I am hesitant to call this a tragedy, because while it does have certain tragic elements, death, hubris, monologues about lost spouses, etc. it lacks the moral instruction about how to live our lives as humans, and is more focused on the importance of political leaders acting cautiously. Dedicated to Cardinal Mazarin, it is clear that Corneille wrote this play for a very particular audience, advising prudence and reflection in political matters. The play interests the public for the same reason that modern audiences are interested in "The West Wing" or "House of Cards". That is to say that it focuses on the political implications of actions, and how psychology and emotions enters into the political chess game. Ptolemée understands his sister's power, her sexuality, and makes efforts to hide her from César. César is incensed my Ptolemée's actions not for their results but for their optics. Each character has base political motives and instincts and tries to manipulate others around them in order to achieve those ends. This leaves the audience without the moral of plays that discuss the importance to control passion or accept destiny, and instead leaves the spectator with a taste for blood and power in their mouth.
This play is based on the biblical story of Saul, the king of Judea before David. Saul is jealous of David and suspects him of plotting to take the throne, and this distrust and desire to hold on to power is his downfall, as his children are killed as a result of his power hungry actions and he commits suicide by falling on his own sword. I could not help but think of Phèdre as a comparison to this play, not necessarily because of the thematic overlap, but because the plight of Phèdre and Saul is so similar. In line 837, Saul says :
Je reconnais mon mal, et ce qui m'en délivre,
Bref, Je sais mon devoir, mais je ne puis le suivre,
Un pouvoir que le mien ne saurait ébranler
M'entraîne avec horreur où j'ai honte d'aller.
Is this not dissimilar from Phèdre's horror at her own desires and actions, yet her inability to avoid them? Like Phèdre, Saul is compelled to continue on this path which he knows is dangerous, but he must continue anyways because of predestination. Saul's downfall is his desire to know the outcome of his struggle, leading him to consult with a sorceress to raise the spirit of the prophet Samuel to tell him of the future. From a critical perspective this allies the play more closely with English plays such as Macbeth which were interested in the supernatural as opposed to strict neoclassicists who avoided this topic in an effort to uphold vraisemblance. But one could also argue that this takes place in the biblical story as well, so this is purely an act of adaptation on the part of the author. The question for the audience is whether Saul is punished due to his consorting with sorceresses or if his fate was predestined, in which case his effort to discover the future was completely futile.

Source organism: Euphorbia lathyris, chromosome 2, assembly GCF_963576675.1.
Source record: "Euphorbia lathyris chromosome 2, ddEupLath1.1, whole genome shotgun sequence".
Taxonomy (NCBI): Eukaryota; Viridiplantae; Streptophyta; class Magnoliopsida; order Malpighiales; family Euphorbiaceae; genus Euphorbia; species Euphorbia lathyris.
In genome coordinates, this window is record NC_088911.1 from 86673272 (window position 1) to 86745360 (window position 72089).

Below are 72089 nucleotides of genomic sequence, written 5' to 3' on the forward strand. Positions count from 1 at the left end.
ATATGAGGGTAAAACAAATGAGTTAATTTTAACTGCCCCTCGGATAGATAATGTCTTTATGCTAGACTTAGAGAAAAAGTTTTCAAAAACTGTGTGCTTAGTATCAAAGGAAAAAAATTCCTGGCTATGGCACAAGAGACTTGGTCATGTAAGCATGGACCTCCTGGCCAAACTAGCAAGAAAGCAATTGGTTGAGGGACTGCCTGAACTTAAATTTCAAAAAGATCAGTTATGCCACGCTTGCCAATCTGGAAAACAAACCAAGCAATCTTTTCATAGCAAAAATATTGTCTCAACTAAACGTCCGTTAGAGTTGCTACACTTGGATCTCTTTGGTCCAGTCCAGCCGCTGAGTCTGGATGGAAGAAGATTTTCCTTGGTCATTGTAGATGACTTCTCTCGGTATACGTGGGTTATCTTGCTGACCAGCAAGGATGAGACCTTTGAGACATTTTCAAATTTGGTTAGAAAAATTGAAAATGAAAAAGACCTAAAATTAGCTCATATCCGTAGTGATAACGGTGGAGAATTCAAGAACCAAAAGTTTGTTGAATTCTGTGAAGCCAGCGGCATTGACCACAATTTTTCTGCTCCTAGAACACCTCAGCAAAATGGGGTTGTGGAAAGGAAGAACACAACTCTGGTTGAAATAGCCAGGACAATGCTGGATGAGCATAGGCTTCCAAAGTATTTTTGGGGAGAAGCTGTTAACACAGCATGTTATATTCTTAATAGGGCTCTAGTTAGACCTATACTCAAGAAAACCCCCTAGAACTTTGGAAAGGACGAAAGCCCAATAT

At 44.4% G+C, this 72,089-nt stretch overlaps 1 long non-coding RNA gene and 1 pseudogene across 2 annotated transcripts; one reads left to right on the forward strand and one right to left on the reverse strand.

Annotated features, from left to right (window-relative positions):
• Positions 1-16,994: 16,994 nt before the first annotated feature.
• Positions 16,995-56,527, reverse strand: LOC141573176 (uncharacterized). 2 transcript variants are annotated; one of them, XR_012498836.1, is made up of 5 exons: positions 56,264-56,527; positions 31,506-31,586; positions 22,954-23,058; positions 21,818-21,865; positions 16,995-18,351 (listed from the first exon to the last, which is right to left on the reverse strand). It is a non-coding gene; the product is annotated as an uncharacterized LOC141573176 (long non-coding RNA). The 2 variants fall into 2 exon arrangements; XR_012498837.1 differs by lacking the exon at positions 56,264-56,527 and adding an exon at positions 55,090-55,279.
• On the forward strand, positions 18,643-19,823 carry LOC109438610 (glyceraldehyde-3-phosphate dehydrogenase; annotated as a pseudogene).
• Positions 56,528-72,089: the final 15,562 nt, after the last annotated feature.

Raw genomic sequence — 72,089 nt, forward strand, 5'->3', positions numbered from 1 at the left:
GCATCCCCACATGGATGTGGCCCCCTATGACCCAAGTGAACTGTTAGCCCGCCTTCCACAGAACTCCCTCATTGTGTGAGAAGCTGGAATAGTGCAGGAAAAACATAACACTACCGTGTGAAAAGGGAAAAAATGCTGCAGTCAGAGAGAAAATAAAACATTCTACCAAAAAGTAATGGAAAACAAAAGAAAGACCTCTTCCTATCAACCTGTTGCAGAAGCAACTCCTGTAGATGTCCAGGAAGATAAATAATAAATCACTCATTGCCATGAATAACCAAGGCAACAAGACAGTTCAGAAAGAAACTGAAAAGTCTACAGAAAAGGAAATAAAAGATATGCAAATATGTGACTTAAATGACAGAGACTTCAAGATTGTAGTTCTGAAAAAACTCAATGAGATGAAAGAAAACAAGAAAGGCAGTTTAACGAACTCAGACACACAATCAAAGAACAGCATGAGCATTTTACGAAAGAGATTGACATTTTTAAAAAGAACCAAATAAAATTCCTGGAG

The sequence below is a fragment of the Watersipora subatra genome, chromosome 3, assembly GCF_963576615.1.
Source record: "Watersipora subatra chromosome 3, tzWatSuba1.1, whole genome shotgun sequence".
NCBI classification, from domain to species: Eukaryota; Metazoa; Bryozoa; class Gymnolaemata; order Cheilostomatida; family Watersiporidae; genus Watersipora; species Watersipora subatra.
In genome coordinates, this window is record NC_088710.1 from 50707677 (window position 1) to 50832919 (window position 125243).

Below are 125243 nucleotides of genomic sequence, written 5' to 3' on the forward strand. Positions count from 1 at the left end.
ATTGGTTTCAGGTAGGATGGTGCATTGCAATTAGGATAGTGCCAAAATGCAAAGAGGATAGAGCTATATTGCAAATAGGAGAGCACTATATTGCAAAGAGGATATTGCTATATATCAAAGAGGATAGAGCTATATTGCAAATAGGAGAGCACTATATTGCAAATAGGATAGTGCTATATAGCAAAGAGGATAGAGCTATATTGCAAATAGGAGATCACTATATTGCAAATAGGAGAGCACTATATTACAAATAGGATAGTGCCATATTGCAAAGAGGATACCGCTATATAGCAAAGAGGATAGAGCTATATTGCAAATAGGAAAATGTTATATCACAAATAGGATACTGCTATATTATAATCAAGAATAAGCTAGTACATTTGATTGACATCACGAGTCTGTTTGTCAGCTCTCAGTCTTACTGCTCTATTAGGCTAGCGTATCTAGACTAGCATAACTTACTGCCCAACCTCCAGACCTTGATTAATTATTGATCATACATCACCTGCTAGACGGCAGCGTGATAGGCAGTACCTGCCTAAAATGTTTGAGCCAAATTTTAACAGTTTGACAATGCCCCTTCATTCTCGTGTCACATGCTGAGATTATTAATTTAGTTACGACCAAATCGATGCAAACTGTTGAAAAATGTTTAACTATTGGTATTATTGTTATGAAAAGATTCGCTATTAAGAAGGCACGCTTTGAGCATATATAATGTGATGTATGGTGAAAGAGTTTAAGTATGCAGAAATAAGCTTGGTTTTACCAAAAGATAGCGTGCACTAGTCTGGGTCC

The story of Iphigénie has clear comparisons with the story of Abraham and Isaac, where a god asks for the sacrifice of a child by a parent, but in this particular climate in which I write, where the world has stopped due to the COVID-19 virus, I can't help but make a comparison with this play. Iphigénie is about a stalled society, the Greeks wait for a wind to set sail for Troy, but the goddess Diane has made it clear that no wind will arrive until Agamemnon sacrifices his daughter Iphigénie. This is clearly a difficult decision for Agamemnon, where does his loyalty lie? To his family or to his country? The Greek soldiers demand the blood of Iphigénie so that they may continue with their lives, and eventually she volunteers herself to be sacrificed. Often in the plays of this period we see the struggle between the needs of the many and the needs of the few, a struggle which is all to present for us in the midst of this crisis, but the moral of Iphigénie gives us hope. Diane whisks the girl away at the moment of her sacrifice, appearing t the Greeks to tell them that her willingness to sacrifice others was all that was necessary, and now the Greeks may sail forth to Troy. For us as well, we must all be willing to sacrifice for others, and that this is the only way society may move forward.